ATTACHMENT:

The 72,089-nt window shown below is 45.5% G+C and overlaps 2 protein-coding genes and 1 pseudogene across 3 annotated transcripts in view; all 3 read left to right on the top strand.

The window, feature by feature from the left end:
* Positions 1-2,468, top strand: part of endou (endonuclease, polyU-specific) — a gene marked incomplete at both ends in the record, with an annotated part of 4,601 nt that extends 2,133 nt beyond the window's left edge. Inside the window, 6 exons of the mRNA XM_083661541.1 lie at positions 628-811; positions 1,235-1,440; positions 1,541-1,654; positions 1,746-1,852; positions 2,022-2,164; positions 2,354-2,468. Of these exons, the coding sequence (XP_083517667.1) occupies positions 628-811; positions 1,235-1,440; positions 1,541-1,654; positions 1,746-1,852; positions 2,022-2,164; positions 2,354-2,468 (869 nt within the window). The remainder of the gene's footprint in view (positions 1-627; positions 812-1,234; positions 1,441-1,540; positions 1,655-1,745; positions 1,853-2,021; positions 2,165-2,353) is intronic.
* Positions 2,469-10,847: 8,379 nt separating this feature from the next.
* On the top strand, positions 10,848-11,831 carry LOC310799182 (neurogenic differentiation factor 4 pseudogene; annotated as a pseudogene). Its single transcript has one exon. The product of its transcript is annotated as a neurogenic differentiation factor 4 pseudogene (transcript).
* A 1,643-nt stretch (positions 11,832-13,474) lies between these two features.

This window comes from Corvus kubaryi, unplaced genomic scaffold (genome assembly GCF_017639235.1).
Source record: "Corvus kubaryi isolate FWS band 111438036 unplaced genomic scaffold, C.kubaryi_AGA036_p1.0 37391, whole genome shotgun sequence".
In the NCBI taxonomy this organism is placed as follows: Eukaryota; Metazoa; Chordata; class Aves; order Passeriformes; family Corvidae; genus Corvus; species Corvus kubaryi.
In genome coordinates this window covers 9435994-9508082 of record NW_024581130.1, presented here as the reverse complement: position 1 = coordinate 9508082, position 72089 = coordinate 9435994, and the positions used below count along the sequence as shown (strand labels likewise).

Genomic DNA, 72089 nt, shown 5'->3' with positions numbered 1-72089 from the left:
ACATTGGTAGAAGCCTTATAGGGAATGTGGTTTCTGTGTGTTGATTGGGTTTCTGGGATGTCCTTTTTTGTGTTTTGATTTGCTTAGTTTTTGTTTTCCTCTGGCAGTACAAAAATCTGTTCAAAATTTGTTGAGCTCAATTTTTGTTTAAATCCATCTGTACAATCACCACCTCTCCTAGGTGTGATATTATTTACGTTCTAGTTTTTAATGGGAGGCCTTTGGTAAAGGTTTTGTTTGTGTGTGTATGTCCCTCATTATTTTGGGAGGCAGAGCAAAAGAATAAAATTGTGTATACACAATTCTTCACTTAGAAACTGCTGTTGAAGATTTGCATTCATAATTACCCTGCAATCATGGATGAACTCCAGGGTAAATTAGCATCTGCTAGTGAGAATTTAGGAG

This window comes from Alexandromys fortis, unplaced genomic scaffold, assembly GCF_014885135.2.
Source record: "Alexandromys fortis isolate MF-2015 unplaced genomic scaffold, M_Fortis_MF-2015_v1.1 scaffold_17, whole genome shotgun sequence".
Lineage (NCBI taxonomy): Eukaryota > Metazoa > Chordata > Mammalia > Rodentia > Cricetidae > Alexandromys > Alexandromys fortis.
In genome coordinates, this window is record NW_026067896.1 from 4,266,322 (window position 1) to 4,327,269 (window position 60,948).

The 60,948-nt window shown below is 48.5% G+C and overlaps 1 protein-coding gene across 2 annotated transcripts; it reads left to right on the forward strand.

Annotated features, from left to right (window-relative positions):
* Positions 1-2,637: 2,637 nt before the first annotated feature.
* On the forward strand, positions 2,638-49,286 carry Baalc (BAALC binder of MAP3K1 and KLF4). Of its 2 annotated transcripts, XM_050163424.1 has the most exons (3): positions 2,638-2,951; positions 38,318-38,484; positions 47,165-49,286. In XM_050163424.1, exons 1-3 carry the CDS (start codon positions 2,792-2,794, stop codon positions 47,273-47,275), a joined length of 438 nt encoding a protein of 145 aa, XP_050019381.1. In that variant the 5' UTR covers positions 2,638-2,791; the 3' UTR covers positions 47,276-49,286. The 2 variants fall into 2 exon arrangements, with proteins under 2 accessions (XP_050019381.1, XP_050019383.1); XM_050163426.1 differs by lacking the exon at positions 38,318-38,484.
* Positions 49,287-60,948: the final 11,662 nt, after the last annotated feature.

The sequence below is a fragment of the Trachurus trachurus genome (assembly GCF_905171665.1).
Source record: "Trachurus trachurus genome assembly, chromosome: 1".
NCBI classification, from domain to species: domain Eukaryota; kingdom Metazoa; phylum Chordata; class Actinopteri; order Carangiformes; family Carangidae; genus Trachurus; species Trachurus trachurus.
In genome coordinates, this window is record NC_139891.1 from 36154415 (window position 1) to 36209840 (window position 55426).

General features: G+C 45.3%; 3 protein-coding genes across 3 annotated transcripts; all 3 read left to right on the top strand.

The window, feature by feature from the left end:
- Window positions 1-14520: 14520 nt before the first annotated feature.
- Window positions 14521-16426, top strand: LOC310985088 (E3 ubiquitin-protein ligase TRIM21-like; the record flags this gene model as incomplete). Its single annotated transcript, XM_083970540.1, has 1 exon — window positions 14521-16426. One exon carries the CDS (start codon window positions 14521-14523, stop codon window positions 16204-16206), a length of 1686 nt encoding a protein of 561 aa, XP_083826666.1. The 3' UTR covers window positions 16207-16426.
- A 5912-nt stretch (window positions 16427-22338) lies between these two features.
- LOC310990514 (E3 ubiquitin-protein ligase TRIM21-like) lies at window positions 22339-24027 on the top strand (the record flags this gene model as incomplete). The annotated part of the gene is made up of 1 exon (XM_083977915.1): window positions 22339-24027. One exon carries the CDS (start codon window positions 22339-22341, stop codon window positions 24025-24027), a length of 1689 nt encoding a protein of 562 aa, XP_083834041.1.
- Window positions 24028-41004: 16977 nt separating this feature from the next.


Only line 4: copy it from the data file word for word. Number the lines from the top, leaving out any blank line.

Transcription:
* Positions 2,469-10,847: 8,379 nt separating this feature from the next.